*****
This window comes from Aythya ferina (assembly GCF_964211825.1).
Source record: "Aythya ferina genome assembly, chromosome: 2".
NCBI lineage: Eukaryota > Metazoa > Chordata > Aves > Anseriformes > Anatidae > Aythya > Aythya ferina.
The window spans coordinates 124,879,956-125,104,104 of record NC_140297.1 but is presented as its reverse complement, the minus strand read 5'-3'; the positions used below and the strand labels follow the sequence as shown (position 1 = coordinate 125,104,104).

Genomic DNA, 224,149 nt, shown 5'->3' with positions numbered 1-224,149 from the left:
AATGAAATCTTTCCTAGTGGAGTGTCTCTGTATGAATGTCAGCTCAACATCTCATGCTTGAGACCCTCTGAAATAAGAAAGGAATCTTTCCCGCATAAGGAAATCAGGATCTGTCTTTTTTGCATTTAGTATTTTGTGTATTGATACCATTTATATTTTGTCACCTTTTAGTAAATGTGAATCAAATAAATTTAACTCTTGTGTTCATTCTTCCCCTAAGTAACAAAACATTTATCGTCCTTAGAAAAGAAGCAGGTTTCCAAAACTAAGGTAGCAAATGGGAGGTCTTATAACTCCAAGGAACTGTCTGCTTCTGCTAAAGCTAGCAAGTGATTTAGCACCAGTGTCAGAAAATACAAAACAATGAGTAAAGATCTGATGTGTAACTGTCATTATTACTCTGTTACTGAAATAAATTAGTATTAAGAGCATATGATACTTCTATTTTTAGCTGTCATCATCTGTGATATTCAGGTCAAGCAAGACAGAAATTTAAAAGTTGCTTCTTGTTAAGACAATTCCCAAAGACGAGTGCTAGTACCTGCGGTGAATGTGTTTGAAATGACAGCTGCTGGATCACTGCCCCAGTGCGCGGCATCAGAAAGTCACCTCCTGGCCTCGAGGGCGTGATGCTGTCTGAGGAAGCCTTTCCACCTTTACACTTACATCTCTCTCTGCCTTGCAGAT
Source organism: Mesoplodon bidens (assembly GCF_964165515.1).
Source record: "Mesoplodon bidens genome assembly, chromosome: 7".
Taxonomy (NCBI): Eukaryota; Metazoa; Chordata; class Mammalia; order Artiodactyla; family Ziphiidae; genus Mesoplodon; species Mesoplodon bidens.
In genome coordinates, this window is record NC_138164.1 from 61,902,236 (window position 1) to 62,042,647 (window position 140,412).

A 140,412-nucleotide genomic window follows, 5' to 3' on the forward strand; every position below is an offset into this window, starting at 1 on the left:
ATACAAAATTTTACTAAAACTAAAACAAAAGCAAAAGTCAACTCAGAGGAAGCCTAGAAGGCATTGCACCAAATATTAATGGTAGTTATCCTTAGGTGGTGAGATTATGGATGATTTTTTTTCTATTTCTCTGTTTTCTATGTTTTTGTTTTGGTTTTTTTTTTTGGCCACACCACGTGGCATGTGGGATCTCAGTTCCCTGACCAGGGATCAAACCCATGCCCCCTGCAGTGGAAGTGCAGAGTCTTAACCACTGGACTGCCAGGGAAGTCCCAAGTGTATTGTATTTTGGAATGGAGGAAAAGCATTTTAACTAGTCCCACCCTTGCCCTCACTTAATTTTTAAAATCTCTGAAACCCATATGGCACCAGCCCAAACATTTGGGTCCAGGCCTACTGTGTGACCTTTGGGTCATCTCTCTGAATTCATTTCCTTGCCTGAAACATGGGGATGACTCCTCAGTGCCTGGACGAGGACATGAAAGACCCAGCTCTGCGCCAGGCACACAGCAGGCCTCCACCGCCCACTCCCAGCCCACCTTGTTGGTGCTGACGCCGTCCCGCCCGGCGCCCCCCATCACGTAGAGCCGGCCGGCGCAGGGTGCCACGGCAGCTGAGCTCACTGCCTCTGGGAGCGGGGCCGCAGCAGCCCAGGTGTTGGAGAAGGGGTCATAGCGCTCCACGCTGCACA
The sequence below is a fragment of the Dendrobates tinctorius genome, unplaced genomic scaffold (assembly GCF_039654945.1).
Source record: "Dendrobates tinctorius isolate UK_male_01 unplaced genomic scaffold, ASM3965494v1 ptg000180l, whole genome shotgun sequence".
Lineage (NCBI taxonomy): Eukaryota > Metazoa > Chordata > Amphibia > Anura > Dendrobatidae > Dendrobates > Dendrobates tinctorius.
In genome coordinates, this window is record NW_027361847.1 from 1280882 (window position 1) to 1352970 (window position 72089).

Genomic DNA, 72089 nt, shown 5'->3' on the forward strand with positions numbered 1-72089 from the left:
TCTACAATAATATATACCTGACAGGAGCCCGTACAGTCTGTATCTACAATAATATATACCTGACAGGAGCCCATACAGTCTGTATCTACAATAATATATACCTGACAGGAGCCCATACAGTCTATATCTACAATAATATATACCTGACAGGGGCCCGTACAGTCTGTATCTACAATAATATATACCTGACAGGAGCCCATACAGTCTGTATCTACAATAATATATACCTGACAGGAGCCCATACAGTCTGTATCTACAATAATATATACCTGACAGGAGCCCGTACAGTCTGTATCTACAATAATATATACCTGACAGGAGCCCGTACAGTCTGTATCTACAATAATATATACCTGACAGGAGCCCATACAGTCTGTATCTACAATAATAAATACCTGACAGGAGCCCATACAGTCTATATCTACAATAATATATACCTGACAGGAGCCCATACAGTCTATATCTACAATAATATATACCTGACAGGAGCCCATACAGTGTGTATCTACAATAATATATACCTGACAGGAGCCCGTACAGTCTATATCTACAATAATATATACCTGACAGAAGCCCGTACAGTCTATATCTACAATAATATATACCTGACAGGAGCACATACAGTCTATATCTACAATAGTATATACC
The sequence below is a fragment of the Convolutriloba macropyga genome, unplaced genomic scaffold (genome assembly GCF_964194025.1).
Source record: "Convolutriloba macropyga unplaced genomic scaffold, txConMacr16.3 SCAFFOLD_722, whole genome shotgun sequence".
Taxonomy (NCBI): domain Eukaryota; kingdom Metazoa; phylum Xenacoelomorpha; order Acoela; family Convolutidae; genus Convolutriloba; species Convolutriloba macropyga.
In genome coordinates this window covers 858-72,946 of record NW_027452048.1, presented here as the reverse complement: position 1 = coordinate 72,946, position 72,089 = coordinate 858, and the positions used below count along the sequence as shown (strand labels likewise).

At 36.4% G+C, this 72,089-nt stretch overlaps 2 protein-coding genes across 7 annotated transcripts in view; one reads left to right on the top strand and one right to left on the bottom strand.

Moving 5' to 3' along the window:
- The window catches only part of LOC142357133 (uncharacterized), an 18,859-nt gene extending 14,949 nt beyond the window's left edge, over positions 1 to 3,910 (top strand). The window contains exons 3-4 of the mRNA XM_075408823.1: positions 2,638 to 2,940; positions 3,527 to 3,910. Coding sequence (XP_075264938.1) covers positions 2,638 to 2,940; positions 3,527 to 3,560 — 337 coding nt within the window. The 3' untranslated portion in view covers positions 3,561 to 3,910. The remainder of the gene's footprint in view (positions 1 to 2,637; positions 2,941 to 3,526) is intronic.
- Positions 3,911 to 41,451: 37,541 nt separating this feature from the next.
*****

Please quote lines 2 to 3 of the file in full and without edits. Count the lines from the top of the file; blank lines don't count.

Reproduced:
Source record: "Aythya ferina genome assembly, chromosome: 2".
NCBI lineage: Eukaryota > Metazoa > Chordata > Aves > Anseriformes > Anatidae > Aythya > Aythya ferina.